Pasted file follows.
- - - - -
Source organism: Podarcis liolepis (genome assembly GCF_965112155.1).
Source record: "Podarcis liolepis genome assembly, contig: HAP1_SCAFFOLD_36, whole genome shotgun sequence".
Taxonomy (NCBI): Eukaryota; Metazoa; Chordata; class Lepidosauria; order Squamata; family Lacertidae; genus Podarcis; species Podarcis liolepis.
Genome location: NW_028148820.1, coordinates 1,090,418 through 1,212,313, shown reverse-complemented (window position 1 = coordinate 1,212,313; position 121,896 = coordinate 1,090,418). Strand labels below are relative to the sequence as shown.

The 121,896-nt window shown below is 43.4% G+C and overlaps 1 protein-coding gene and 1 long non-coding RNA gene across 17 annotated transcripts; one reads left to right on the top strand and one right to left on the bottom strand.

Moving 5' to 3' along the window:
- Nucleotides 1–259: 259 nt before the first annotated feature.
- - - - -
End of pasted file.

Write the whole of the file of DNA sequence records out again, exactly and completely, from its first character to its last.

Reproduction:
Source organism: Podarcis liolepis (genome assembly GCF_965112155.1).
Source record: "Podarcis liolepis genome assembly, contig: HAP1_SCAFFOLD_36, whole genome shotgun sequence".
Taxonomy (NCBI): Eukaryota; Metazoa; Chordata; class Lepidosauria; order Squamata; family Lacertidae; genus Podarcis; species Podarcis liolepis.
Genome location: NW_028148820.1, coordinates 1,090,418 through 1,212,313, shown reverse-complemented (window position 1 = coordinate 1,212,313; position 121,896 = coordinate 1,090,418). Strand labels below are relative to the sequence as shown.

The 121,896-nt window shown below is 43.4% G+C and overlaps 1 protein-coding gene and 1 long non-coding RNA gene across 17 annotated transcripts; one reads left to right on the top strand and one right to left on the bottom strand.

Moving 5' to 3' along the window:
- Nucleotides 1–259: 259 nt before the first annotated feature.